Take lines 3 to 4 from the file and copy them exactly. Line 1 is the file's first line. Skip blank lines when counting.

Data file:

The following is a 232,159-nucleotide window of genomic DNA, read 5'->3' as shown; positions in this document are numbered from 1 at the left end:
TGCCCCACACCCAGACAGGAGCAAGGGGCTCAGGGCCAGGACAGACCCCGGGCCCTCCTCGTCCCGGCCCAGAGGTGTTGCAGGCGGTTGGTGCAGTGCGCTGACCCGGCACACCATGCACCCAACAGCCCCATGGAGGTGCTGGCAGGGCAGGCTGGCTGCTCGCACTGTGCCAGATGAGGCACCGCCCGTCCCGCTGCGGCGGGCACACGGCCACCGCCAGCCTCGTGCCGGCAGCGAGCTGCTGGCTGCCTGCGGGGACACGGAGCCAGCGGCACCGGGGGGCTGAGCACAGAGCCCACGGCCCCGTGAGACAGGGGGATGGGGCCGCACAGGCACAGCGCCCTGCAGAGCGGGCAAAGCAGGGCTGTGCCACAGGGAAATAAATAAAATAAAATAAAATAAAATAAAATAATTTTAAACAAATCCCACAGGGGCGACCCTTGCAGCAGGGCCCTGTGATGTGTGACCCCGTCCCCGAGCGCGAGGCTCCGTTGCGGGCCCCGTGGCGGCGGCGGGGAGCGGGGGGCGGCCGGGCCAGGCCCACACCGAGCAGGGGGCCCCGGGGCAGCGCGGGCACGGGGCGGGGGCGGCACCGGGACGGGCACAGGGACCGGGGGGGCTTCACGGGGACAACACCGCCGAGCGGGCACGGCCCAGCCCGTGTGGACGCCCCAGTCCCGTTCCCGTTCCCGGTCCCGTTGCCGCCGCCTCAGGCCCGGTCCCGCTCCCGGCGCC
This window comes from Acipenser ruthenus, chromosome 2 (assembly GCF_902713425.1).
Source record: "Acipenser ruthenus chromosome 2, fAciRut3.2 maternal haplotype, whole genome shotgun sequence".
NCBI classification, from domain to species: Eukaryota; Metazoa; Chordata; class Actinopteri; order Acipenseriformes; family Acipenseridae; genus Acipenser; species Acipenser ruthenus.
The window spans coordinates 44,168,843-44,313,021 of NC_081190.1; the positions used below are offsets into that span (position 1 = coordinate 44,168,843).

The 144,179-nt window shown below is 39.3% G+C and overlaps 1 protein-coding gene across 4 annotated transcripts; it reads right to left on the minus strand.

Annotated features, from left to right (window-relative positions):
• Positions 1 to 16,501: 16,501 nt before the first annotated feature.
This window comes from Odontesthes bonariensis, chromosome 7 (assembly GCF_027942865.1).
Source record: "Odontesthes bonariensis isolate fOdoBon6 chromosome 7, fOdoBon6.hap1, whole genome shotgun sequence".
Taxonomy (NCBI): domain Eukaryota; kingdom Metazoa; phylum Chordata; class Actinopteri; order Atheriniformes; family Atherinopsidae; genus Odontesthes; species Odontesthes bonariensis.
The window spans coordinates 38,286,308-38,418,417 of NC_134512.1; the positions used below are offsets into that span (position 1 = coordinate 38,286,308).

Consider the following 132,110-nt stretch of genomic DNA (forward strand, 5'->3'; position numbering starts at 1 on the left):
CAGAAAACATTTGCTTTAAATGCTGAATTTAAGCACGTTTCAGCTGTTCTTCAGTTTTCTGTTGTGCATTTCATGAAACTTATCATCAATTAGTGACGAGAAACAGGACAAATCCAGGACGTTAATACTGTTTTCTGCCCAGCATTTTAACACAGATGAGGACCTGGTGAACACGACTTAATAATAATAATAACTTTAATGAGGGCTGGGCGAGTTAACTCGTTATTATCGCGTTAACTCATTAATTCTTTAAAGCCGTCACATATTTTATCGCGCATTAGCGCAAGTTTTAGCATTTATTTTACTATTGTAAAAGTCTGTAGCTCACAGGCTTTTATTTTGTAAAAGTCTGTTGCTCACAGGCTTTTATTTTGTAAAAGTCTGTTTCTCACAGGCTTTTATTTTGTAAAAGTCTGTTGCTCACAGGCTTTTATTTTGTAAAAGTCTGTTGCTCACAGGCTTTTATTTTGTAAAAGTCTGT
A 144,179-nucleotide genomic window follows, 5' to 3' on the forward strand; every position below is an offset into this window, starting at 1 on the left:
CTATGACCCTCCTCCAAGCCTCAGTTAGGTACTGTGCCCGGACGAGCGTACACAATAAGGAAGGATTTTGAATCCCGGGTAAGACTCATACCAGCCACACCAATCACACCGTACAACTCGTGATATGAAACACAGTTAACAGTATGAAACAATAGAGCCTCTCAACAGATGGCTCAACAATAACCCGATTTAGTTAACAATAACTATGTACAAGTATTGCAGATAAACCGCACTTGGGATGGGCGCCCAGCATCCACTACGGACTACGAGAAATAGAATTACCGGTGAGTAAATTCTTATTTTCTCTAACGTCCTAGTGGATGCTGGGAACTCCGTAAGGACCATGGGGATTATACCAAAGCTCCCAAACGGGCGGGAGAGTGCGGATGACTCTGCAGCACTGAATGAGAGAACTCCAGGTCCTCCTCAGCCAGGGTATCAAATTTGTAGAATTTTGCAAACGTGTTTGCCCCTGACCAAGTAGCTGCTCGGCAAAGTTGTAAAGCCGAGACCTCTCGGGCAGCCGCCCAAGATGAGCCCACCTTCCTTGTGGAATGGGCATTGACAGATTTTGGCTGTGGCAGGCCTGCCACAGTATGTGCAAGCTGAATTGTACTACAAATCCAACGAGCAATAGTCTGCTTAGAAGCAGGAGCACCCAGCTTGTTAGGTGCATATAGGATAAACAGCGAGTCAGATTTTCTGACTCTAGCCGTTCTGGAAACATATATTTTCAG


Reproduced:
This window comes from Acipenser ruthenus, chromosome 2 (assembly GCF_902713425.1).
Source record: "Acipenser ruthenus chromosome 2, fAciRut3.2 maternal haplotype, whole genome shotgun sequence".